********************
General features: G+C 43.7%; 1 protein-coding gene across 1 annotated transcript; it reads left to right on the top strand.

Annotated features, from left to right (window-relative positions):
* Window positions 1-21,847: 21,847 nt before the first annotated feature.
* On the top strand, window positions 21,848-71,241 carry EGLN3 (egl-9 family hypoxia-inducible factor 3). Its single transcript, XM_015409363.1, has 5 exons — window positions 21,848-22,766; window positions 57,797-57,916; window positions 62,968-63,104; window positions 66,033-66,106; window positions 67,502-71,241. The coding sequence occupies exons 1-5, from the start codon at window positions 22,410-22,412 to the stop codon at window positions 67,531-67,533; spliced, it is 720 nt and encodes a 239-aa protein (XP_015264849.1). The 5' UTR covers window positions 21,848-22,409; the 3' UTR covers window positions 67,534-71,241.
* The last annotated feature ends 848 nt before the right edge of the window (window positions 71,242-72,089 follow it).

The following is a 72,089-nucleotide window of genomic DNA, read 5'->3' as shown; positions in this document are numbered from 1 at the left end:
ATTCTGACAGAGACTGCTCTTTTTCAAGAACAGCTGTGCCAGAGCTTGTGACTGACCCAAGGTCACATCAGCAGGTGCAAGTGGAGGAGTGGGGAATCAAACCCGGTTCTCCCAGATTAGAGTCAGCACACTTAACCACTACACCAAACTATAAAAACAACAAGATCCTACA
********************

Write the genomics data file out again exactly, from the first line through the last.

General features: G+C 43.7%; 1 protein-coding gene across 1 annotated transcript; it reads left to right on the top strand.

Annotated features, from left to right (window-relative positions):
* Window positions 1-21,847: 21,847 nt before the first annotated feature.
* On the top strand, window positions 21,848-71,241 carry EGLN3 (egl-9 family hypoxia-inducible factor 3). Its single transcript, XM_015409363.1, has 5 exons — window positions 21,848-22,766; window positions 57,797-57,916; window positions 62,968-63,104; window positions 66,033-66,106; window positions 67,502-71,241. The coding sequence occupies exons 1-5, from the start codon at window positions 22,410-22,412 to the stop codon at window positions 67,531-67,533; spliced, it is 720 nt and encodes a 239-aa protein (XP_015264849.1). The 5' UTR covers window positions 21,848-22,409; the 3' UTR covers window positions 67,534-71,241.
* The last annotated feature ends 848 nt before the right edge of the window (window positions 71,242-72,089 follow it).

The following is a 72,089-nucleotide window of genomic DNA, read 5'->3' as shown; positions in this document are numbered from 1 at the left end:
ATTCTGACAGAGACTGCTCTTTTTCAAGAACAGCTGTGCCAGAGCTTGTGACTGACCCAAGGTCACATCAGCAGGTGCAAGTGGAGGAGTGGGGAATCAAACCCGGTTCTCCCAGATTAGAGTCAGCACACTTAACCACTACACCAAACTATAAAAACAACAAGATCCTACA